The title of Nicola Ginzel’s project, How Do You Restructure Form?, is a question that addresses the reader directly and prompts many others. Is restructuring the same as reconstructing, or, rather differently, does it bring about the undoing of form? Is it a translation of something into another material? If so, is it about the layered connections of matter and memory, process and materials? And, maybe most importantly, what is the form that needs restructuring and why?

In spring 2020, the Brooklyn-based artist traveled for a residency to Vienna, where her father grew up. A homecoming of sorts marked by recurrent pandemic lockdowns and forced solitude, her stay evolved into a four-month-long daily rubbing of the exterior footprint of the Palais Equitable in the city’s historic center. By using red carbon paper, she recorded the base of the building and the adjacent ground thus transcribing the construction that also houses a 15th century tree trunk riddled with nails. The nail tree talisman, known as the Stock-im-Eisen, is one of the rare surviving examples of the medieval practice of pounding nails into a tree for healing, good luck and protection. Encased in glass like a relic, the talisman is placed in a niche on the corner of the Palais Equitable that was built in 1891 as the European headquarter of the Equitable Life Assurance Society of the United States.

An early monument of global capitalism and its myth of perpetual market growth, the edifice is a modern landmark of the imperial city, and by the enclosure of the nail tree, it is also a vessel of pre-modern rituals. The life insurance company and the nail tree both address the human need for identity and protection, but Ginzel’s daily work was not only rooted in their shared affinity. The building, where her grandfather once had his office, was promised, but failed to become Ginzel’s paternal inheritance, and thus, it is part of her personal history. The Palais Equitable, a site of old and new belief systems, sacred and profane rituals, personal hopes and collective aspirations is a lieu de mémoire–as the French historian Pierre Nora calls locations of communal memory. For Ginzel, it became a workplace and a site to remember broken promises and her paternal ancestry.

Crouching on the sidewalk in the early morning hours to perform what was both a physical activity and spiritual labor, Ginzel rubbed stones, corners, sidewalks, and ornamental metal grilles. Her daily work was repetitive, laborious and meditative—akin to ancestral clearing—a frequent theme in the artist’s oeuvre. As she wrote in spring 2023, “trained as a printmaker and working in mixed media, my artworks are based in ritual and process. (...) I often see myself as an ‘artist as shaman’ attempting to change the trajectory or energy of the thing that I materially transform.” Ginzel's method defies the customary vocabulary of art and craft: her conceptually informed yet thoroughly materially grounded work moves freely among procedures such as drawing, collage, frottage, painting, construction, and performance.

How Do You Restructure Form? is rooted in the ritual labor of architectural frottage and the subsequent transformation of nearly two hundred red carbon marked papers of varying size, weight and texture through extended time and in varied media. In her Vienna studio, and later on the Bowery, in New York’s Chinatown, in a former clinic of osteopathic medicine, Ginzel worked on the dated and carefully ordered rubbed papers with a wide array of materials. She cut and rearranged them; marked them with graphite, pastel and gel medium; stained and painted them with espresso, gum arabic, turmeric, acrylic, watercolor, iodine mixed with dry pigment and ink; stitched them with wool; scraped, shaved and sliced them; and occasionally superimposed them with the dyed and painted remains of her late father’s pajama. By treating the surface of the papers as walls and palimpsests, and by combining and sequencing them as building blocks or construction materials, she created a large and strictly structured series that consists of sixty-five works–the shoji paper-based chapter is one of them.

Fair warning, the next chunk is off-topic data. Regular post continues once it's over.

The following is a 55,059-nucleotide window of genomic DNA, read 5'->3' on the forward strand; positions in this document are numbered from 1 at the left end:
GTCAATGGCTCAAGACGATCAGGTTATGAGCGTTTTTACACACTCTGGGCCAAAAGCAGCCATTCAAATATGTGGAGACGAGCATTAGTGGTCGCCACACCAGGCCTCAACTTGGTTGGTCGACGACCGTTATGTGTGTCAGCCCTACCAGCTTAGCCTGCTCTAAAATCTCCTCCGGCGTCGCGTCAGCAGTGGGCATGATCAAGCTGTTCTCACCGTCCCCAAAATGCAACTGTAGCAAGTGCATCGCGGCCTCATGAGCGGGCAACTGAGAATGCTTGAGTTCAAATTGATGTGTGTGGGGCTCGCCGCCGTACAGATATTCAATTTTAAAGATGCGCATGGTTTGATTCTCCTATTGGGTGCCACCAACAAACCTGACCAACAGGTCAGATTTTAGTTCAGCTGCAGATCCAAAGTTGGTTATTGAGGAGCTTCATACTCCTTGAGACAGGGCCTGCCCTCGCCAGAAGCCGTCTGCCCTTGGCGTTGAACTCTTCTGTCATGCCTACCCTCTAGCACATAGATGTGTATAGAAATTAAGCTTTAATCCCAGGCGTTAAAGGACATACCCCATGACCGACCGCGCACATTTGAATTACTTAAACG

Divided into subsequences based on their formal characteristics and materials, each chapter in How Do You Restructure Form? provides fragmented narratives that demonstrate the disappearance or subsistence of ornamental and architectural forms. Like fractals, individual works and chapters reiterate and modify, expose and erase their base structure, the linear network of red carbon rubbings. In some works, the Palais Equitable remains visible, in others, it is buried under multiple modifications. Ginzel records, then both repeats and erases the archival trace of the building, while she does the same to the paper itself. Like the map-like images of the late 19th century Viennese edifice, the structure and the topological continuity of the paper which is both a ground and surface in Ginzel’s hand is destroyed and then reconstituted.

Broken diagrams, symbolic maps and fragmented palimpsests, Ginzel’s project evokes the Freudian Wunderblock: it records and erases, remembers and cancels the handmade marks, building and the presence of their maker. Similar to a novel or a musical composition, How Do You Restructure Form? is an orchestrated multi-part structure that brings into play the ambiguities of memory work, the issues of locational identity, and the tensions of the elective affinities in familial relations that form and deform human beings. How Do You Restructure Form? is a question that despite its specificity can resonate with every viewer who ever pondered how things and people survive being alive.

Dr. Ágnes Berecz, PhD

teaches History of Art and Design, Pratt Institute, focusing on transnational exchanges and collaborative, multimedia practices in postwar and contemporary art